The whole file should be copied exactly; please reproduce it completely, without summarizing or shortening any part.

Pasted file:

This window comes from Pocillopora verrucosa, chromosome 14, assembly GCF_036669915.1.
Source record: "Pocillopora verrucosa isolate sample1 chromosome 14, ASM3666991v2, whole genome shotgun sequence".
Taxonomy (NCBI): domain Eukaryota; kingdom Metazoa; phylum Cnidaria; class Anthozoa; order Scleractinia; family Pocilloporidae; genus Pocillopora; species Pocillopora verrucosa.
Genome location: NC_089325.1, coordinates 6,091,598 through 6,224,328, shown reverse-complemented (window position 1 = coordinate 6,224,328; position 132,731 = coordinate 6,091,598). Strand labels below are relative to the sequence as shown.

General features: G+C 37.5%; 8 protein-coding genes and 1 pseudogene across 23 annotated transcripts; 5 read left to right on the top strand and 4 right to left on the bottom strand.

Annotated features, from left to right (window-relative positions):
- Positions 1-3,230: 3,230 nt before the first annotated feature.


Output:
This window comes from Pocillopora verrucosa, chromosome 14, assembly GCF_036669915.1.
Source record: "Pocillopora verrucosa isolate sample1 chromosome 14, ASM3666991v2, whole genome shotgun sequence".
Taxonomy (NCBI): domain Eukaryota; kingdom Metazoa; phylum Cnidaria; class Anthozoa; order Scleractinia; family Pocilloporidae; genus Pocillopora; species Pocillopora verrucosa.
Genome location: NC_089325.1, coordinates 6,091,598 through 6,224,328, shown reverse-complemented (window position 1 = coordinate 6,224,328; position 132,731 = coordinate 6,091,598). Strand labels below are relative to the sequence as shown.

General features: G+C 37.5%; 8 protein-coding genes and 1 pseudogene across 23 annotated transcripts; 5 read left to right on the top strand and 4 right to left on the bottom strand.

Annotated features, from left to right (window-relative positions):
- Positions 1-3,230: 3,230 nt before the first annotated feature.